• After an investigation, the FTC announced a settlement with DTE, Enbridge and Nexus to remedy the FTC’s concern with the non-compete provision by requiring the purchase agreement to be amended to remove the non-compete provision.
  • The FTC Commissioners were unanimous in their conclusion that the challenged non-compete was unlawfully broad, though several Commissioners issued concurring statements regarding the import of the FTC’s action in this case.

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The Latest: Health Care Transactions Will Require Advance Notice to Washington State AG

What Happened:

  • On May 7, 2019, Governor Jay Inslee of Washington State signed House Bill 1607 into law. The law goes into effect for transactions closing after January 1, 2020, and requires advance notice to the Washington Attorney General (AG) of certain transactions 60 days in advance of closing the transaction. The intent of the law is “to ensure that competition beneficial to consumers in health care markets across Washington remains vigorous and robust[.]”
  • Parties must file written notice with the AG for any deal that involves two or more hospitals, hospital systems, or other provider organizations that represent seven or more health care providers in contracting with insurance companies or third-party administrators. A “provider” includes a physician, nurse, medical assistant, therapist, midwife, athletic trainer, home care aide, massage therapist, among others.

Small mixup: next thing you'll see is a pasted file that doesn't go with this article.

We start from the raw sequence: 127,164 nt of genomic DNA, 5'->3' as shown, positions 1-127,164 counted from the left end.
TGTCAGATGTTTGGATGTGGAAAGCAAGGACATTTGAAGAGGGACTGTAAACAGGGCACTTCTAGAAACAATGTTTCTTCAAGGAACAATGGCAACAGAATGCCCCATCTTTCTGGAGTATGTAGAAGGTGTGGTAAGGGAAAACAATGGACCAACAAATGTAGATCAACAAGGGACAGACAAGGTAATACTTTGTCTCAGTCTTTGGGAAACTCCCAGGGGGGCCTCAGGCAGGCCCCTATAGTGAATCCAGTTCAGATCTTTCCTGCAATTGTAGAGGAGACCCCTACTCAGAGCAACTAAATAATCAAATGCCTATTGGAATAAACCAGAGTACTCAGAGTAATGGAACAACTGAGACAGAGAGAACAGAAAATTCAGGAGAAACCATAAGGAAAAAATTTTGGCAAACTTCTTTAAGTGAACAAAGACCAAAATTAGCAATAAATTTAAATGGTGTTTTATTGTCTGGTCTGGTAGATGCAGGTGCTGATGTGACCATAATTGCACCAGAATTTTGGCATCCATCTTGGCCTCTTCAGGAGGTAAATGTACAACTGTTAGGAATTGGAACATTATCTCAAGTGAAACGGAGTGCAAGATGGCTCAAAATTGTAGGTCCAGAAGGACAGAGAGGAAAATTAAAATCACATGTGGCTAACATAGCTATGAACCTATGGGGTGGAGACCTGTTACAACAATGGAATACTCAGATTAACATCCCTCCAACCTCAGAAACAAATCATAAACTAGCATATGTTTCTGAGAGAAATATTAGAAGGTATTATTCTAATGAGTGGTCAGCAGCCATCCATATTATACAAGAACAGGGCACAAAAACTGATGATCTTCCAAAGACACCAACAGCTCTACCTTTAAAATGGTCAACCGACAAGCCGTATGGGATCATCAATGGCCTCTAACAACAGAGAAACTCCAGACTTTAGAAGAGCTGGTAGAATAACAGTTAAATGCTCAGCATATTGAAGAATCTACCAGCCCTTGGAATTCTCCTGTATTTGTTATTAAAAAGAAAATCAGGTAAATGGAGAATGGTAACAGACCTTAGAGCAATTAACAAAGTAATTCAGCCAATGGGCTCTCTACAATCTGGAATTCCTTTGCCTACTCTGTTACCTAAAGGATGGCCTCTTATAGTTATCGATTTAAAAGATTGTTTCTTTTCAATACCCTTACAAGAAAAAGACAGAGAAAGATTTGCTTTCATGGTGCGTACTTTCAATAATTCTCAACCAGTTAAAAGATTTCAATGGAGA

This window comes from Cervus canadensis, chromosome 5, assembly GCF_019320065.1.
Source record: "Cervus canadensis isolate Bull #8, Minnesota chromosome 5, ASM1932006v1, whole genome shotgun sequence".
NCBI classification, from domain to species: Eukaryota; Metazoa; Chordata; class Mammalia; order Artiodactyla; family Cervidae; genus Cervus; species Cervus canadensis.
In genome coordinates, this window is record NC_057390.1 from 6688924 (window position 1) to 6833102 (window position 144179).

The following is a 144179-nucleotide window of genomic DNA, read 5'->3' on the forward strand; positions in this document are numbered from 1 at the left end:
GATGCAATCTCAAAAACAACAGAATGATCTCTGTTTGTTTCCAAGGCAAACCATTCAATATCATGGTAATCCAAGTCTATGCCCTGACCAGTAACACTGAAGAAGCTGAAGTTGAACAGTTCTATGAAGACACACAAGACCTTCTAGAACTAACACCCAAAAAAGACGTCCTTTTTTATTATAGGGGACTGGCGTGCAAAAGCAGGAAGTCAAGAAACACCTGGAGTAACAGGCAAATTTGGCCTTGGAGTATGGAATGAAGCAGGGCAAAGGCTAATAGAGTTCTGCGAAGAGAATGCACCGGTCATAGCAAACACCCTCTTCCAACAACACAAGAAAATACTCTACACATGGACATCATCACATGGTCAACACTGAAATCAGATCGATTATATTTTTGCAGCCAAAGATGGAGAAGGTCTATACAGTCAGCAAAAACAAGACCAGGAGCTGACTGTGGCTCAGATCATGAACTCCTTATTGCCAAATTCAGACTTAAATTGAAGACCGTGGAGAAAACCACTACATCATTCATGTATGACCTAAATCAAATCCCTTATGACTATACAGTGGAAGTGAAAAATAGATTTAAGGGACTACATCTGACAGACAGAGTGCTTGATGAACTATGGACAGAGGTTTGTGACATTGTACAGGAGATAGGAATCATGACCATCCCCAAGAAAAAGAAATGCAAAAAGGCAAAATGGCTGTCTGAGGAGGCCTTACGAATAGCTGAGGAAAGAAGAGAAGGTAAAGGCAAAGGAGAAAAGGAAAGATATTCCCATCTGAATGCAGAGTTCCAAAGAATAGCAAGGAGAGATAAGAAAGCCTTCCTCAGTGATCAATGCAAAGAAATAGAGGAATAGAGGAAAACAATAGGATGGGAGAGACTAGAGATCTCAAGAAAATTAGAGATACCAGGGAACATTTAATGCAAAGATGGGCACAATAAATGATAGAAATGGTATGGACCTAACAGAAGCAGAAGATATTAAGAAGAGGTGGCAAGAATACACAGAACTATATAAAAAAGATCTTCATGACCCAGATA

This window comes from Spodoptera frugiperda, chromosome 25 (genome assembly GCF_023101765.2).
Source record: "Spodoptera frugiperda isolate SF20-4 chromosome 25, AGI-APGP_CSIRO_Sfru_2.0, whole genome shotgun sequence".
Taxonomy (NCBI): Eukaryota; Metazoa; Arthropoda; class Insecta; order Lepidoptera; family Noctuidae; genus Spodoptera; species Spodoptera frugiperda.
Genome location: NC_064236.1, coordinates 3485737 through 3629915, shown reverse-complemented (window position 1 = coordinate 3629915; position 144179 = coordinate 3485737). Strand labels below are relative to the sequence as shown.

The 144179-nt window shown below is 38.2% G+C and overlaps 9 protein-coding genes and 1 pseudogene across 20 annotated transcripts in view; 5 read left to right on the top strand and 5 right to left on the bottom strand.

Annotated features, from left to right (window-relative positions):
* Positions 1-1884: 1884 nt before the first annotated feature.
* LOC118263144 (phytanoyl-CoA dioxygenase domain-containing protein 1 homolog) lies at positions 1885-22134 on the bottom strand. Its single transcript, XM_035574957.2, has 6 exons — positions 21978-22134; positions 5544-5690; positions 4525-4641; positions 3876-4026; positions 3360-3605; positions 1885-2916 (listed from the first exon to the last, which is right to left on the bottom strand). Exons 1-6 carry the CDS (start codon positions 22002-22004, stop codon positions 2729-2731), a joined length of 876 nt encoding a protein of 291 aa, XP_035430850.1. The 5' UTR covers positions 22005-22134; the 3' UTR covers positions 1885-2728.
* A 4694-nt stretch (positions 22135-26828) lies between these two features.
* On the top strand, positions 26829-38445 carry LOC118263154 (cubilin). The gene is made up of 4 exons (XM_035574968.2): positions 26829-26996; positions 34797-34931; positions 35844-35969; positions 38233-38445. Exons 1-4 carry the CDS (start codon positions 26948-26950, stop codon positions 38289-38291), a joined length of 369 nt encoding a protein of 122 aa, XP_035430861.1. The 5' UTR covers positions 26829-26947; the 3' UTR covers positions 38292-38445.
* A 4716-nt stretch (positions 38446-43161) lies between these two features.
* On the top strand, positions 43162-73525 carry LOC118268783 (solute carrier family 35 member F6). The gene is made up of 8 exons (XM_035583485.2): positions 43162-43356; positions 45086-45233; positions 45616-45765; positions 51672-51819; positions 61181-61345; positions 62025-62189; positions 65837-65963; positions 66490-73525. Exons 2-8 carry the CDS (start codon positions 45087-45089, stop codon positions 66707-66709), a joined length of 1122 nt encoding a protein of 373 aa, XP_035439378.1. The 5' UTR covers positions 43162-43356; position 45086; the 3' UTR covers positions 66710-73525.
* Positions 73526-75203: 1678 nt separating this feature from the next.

• The law can apply to transactions involving very small medical groups, as long as there are seven providers who contract with insurance providers. The law can also apply to transactions with non-Washington parties if the out-of-state party generates $10 million or more in revenue from Washington patients.
  • Given the relatively low thresholds for an AG filing, this law would require notifications for transactions that are not reportable under the Hart-Scott-Rodino Act (HSR Act), as well as those that are reportable under the HSR Act.
    • If a transaction is HSR reportable, the parties must submit their HSR filing to the AG.
    • If a transaction is not HSR reportable, parties must submit the following information in writing to the AG:
      • The names and addresses of the parties;